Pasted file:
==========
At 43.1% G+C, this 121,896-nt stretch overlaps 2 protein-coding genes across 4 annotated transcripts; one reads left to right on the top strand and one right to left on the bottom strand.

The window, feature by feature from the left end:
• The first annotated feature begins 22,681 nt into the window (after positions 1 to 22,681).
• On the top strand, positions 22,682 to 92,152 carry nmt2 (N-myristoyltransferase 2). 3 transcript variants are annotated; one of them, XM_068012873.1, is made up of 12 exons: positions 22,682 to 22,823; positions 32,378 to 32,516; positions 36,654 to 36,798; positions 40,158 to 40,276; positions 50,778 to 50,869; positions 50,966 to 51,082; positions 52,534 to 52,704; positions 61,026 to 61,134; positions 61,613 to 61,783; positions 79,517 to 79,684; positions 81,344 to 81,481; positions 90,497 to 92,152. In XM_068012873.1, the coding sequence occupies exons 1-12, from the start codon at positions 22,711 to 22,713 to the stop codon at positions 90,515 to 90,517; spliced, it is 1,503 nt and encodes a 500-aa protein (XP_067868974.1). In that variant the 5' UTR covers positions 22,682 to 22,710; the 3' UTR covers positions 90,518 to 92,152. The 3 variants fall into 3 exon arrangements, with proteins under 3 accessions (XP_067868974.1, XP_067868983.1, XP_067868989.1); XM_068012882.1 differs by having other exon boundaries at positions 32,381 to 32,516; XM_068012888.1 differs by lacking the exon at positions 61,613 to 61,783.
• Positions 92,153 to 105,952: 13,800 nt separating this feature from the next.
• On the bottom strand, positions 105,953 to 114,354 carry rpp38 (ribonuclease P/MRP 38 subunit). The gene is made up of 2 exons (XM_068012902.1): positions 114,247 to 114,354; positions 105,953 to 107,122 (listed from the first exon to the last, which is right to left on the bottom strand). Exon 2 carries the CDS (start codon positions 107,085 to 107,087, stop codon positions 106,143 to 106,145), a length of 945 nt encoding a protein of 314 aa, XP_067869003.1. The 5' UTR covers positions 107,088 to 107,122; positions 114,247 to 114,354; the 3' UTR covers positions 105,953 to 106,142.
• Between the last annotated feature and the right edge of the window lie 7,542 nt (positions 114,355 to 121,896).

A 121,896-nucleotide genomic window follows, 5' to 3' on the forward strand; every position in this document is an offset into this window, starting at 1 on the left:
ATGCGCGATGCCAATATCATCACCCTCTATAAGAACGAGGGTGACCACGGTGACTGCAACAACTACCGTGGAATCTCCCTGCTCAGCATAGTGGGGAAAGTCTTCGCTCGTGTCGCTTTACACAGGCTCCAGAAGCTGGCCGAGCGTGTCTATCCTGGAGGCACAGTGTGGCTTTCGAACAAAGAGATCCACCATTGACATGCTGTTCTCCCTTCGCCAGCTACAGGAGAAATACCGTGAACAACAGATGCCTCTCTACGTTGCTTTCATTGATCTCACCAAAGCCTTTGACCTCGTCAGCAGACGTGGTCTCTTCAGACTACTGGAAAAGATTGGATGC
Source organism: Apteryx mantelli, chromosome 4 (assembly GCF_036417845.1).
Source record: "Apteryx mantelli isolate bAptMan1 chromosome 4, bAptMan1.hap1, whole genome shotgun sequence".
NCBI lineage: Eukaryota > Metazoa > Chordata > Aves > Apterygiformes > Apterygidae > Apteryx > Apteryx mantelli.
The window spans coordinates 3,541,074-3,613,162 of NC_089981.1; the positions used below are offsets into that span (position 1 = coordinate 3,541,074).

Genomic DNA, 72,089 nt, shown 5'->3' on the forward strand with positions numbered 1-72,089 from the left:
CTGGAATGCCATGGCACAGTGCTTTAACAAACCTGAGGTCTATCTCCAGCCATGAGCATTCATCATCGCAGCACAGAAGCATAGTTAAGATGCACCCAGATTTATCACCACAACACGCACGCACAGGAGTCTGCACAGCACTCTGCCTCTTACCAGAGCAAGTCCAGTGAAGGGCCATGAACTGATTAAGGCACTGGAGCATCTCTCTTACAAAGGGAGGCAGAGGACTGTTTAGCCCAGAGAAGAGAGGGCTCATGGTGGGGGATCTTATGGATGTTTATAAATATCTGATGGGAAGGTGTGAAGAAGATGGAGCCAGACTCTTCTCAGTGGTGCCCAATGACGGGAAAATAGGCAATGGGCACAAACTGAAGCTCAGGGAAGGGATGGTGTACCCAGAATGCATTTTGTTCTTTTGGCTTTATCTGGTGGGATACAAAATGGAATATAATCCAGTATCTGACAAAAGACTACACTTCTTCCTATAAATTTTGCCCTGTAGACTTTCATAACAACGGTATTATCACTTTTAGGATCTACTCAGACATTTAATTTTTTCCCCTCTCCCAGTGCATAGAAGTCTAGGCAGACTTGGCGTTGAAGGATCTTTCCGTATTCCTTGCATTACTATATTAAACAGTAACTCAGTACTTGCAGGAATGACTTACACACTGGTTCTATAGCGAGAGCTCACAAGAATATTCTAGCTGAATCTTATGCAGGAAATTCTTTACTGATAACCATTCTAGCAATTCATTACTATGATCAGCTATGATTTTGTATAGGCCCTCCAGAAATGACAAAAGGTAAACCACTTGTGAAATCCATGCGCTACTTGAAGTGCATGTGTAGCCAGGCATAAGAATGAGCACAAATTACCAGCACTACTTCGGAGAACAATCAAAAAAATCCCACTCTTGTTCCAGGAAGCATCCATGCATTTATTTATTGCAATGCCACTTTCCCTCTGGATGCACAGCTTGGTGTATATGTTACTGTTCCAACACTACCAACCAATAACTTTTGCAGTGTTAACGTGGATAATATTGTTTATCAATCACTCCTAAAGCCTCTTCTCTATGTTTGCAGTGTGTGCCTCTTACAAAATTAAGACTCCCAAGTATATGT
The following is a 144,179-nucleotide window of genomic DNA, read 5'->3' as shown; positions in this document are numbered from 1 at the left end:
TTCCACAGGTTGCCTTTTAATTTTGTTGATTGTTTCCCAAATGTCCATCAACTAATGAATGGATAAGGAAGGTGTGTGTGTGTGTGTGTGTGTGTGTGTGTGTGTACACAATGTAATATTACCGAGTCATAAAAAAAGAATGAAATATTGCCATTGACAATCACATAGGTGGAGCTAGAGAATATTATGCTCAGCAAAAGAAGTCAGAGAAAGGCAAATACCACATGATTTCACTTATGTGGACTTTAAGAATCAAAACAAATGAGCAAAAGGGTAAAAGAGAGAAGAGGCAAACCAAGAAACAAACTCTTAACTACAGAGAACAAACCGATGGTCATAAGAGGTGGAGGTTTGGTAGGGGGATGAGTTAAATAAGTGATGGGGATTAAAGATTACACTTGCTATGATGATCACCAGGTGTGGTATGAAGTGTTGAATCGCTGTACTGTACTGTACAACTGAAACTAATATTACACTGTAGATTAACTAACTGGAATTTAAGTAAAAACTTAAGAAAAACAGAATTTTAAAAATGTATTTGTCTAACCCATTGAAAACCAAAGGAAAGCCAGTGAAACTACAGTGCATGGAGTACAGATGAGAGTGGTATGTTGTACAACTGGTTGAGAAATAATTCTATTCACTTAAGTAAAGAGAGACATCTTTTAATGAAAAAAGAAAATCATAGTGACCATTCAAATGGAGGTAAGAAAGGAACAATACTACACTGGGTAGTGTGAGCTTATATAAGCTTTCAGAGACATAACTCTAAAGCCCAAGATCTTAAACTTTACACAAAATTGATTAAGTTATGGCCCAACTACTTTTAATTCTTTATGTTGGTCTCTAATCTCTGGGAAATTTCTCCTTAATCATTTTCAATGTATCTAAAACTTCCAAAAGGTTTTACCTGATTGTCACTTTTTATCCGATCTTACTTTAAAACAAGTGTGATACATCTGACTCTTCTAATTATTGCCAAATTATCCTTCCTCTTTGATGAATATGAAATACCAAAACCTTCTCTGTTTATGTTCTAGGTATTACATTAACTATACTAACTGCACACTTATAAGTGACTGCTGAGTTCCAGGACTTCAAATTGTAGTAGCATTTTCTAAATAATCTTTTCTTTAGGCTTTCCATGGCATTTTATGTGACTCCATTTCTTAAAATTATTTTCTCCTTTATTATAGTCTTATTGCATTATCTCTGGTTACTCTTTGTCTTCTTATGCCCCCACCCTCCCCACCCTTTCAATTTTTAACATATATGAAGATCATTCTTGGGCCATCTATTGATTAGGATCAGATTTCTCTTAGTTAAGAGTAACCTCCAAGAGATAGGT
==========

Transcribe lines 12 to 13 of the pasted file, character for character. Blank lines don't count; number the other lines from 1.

NCBI lineage: Eukaryota > Metazoa > Chordata > Aves > Apterygiformes > Apterygidae > Apteryx > Apteryx mantelli.
The window spans coordinates 3,541,074-3,613,162 of NC_089981.1; the positions used below are offsets into that span (position 1 = coordinate 3,541,074).